Xero Shoes reached out to me years ago to see if I might be interested in reviewing some barefoot running sandals. This was around the time Born to Run was trending and popular shoe makers like New Balance were experimenting with minimalist shoes. Xero Shoes founder Steven Sashen had recently been on Shark Tank. Since then, maximalist shoes like Hokas and Fresh Foam have flooded the running shoe market, and minimalism has faded with some manufacturers, but not Xero Shoes!

Xero Shoes has continued to grow and innovate barefoot shoes which allow feet and legs to do the work. After years of using Vibram Five Fingers to train barefoot style on trails, I was excited to see Xero released a barefoot running trail shoe which seems to grasp what runners like myself are curious to try. They were kind enough to send me a pair to test.

Enter the Xero Shoes Mesa Trail Shoe…

The Mesa Trail (men’s and women’s) looks somewhat similar to the Lems Primal 2 or a pair of Merrell Vapor Gloves, but with lugs and lateral support. There’s a bit of the goofy pill shape some of these low-cut and wider shoes have, but the style is much better than a shoe with five toes or an overbuilt, energy-swallowing marshmallow shoe — and the lugs have some muscle!

The Mesa Trail is the leaner, speedier version of the Xero Shoes TerraFlex which is burlier and has even been used for serious through hikes and treks.

Mesa Trail overview from Xero Shoes

Mesa Trail Barefoot Shoe Construction

My Vibram V-Alphas leave me wanting when the trail surface is nothing but half dollar sized, arch stabbing limestone debris or a steep descent. Plus, running everyday in VFFs isn’t my preference — I use them as a training tool. The construction of the Xero Shoes Mesa Trail running shoes provide many VFF-like benefits while adding features a technical trail runner needs.

Aggressive but Not Overbuilt Lugs

Xero Shoes Mesa Trail Outsole Traction
The Mesa Trail has aggressive lugs which still work well on smooth surfaces without creating drag.

The lugs are a good balance between aggressive and low-profile. They remind me a bit of Anton Krupicka’s MT110v2 lugs which were of a similar height but worked well across a wide variety of surfaces. The Mesa Trail lugs allow me to run on technical and non-technical terrain without thinking about traction.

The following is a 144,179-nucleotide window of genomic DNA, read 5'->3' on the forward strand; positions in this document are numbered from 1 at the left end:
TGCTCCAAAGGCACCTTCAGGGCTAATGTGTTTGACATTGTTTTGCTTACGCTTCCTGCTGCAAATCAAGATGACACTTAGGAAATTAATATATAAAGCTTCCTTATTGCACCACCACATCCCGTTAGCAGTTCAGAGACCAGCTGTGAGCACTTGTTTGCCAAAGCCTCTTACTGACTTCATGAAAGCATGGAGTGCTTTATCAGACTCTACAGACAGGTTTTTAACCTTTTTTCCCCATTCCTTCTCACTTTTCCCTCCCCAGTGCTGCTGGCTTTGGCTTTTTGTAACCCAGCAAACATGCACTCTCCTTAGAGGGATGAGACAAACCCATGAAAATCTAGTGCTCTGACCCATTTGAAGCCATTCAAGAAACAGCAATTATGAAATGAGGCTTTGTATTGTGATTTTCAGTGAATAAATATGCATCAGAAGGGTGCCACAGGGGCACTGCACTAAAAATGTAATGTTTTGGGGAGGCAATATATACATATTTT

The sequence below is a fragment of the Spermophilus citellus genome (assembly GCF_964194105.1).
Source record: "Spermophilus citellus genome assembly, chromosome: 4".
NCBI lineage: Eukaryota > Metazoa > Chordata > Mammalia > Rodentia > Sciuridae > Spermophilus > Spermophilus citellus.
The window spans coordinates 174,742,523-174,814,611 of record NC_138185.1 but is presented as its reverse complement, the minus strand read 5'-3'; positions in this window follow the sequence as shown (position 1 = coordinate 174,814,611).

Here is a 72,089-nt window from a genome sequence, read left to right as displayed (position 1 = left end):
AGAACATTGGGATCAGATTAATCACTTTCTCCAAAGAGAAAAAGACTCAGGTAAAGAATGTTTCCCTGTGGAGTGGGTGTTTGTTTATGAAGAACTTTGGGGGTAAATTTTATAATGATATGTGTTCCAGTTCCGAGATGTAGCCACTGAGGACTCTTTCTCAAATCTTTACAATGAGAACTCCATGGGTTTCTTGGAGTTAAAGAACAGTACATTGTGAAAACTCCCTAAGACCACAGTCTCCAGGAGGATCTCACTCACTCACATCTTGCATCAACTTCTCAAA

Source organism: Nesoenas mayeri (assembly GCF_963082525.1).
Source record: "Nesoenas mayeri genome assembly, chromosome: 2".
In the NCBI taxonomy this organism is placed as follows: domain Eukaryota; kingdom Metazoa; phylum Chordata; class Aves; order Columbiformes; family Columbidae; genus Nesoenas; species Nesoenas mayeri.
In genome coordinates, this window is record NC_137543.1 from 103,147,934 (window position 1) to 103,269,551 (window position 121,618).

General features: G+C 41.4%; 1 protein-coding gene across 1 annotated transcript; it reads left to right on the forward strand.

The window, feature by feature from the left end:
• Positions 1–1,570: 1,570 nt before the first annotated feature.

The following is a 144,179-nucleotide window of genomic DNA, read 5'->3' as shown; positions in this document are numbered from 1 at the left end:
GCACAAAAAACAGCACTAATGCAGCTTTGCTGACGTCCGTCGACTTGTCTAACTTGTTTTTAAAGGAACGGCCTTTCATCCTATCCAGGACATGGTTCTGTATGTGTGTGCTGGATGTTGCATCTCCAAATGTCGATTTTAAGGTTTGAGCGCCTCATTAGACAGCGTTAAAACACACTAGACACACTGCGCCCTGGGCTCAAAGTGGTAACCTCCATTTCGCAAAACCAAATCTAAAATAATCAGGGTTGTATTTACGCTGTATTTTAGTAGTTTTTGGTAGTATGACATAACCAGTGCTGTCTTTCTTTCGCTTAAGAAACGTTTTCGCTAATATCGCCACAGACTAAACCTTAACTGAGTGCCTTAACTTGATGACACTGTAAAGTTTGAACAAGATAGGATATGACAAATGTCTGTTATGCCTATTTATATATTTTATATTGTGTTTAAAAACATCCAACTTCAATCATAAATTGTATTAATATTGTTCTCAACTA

Aggressive tread like Saucony Peregrines have is great on steep and slippery terrain, but can feel inefficient on smoother surfaces. The Mesa Trail run fast on everything and benefit from a stack height which is low and flat to the ground. I haven’t experienced any grip failures but suppose these would slip on the extreme end of the spectrum (mud/high incline marbled) — as would most shoes.

Lacing and Uppers

Xero Shoes Mesa Trail Side
An exoskeleton-like frame

A welded plastic exoskeleton is a much-welcomed feature on a trail shoe. My feet feel locked down and I’m not noticing side-to-side shifting in the forefoot. I’ve blown the outside forefoot out on many narrow shoes but also been frustrated by shoes which were too loose/sloppy on lockdown (for me: Altras).

Xero Shoes also adds huarache-inspired lacing adjustment tabs which I didn’t notice initially. This allows the runner to adjust the instep and midfoot straps for comfort and lockdown. I’ve never seen this on a running shoe. Pull on the tabs, tighten the laces, and they should stay snug.

Xero Shoes Mesa Trail Huarache Lacing
Notice the adjustable lacing strap pull at center left, it tucks under the welded plastic overlay system

The shoe laces themselves seem odd to me, but they work. The laces are rounded and sturdy, reminding me of a boot lace or sturdy camping cord. On my size 14 shoe, there is just enough length to double-knot. A single-knot test failed and the shoes untied while running. When double-knotted the shoes have never untied.